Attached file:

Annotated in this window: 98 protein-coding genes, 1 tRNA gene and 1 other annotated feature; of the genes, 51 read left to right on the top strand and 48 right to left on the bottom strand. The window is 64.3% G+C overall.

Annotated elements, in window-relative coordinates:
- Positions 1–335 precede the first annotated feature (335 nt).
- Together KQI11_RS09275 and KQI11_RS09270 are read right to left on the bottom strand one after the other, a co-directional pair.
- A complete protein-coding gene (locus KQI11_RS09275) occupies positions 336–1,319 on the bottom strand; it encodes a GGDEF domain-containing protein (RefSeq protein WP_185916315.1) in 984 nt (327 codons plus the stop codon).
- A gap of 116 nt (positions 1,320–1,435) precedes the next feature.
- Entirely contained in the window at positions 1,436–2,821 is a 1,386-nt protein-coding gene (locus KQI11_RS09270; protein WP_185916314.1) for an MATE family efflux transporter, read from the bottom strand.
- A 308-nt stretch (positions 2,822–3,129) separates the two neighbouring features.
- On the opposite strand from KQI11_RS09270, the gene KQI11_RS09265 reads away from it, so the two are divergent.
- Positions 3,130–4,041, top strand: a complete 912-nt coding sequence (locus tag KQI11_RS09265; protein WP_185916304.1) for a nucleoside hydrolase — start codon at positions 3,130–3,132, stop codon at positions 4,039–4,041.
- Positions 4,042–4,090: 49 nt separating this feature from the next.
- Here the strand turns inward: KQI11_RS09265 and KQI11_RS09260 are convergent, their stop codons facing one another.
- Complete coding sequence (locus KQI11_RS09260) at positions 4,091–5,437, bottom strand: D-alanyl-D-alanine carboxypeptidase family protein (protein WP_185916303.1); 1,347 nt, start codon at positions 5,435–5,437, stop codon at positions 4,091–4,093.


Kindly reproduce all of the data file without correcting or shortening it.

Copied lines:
Annotated in this window: 98 protein-coding genes, 1 tRNA gene and 1 other annotated feature; of the genes, 51 read left to right on the top strand and 48 right to left on the bottom strand. The window is 64.3% G+C overall.

Annotated elements, in window-relative coordinates:
- Positions 1–335 precede the first annotated feature (335 nt).
- Together KQI11_RS09275 and KQI11_RS09270 are read right to left on the bottom strand one after the other, a co-directional pair.
- A complete protein-coding gene (locus KQI11_RS09275) occupies positions 336–1,319 on the bottom strand; it encodes a GGDEF domain-containing protein (RefSeq protein WP_185916315.1) in 984 nt (327 codons plus the stop codon).
- A gap of 116 nt (positions 1,320–1,435) precedes the next feature.
- Entirely contained in the window at positions 1,436–2,821 is a 1,386-nt protein-coding gene (locus KQI11_RS09270; protein WP_185916314.1) for an MATE family efflux transporter, read from the bottom strand.
- A 308-nt stretch (positions 2,822–3,129) separates the two neighbouring features.
- On the opposite strand from KQI11_RS09270, the gene KQI11_RS09265 reads away from it, so the two are divergent.
- Positions 3,130–4,041, top strand: a complete 912-nt coding sequence (locus tag KQI11_RS09265; protein WP_185916304.1) for a nucleoside hydrolase — start codon at positions 3,130–3,132, stop codon at positions 4,039–4,041.
- Positions 4,042–4,090: 49 nt separating this feature from the next.
- Here the strand turns inward: KQI11_RS09265 and KQI11_RS09260 are convergent, their stop codons facing one another.
- Complete coding sequence (locus KQI11_RS09260) at positions 4,091–5,437, bottom strand: D-alanyl-D-alanine carboxypeptidase family protein (protein WP_185916303.1); 1,347 nt, start codon at positions 5,435–5,437, stop codon at positions 4,091–4,093.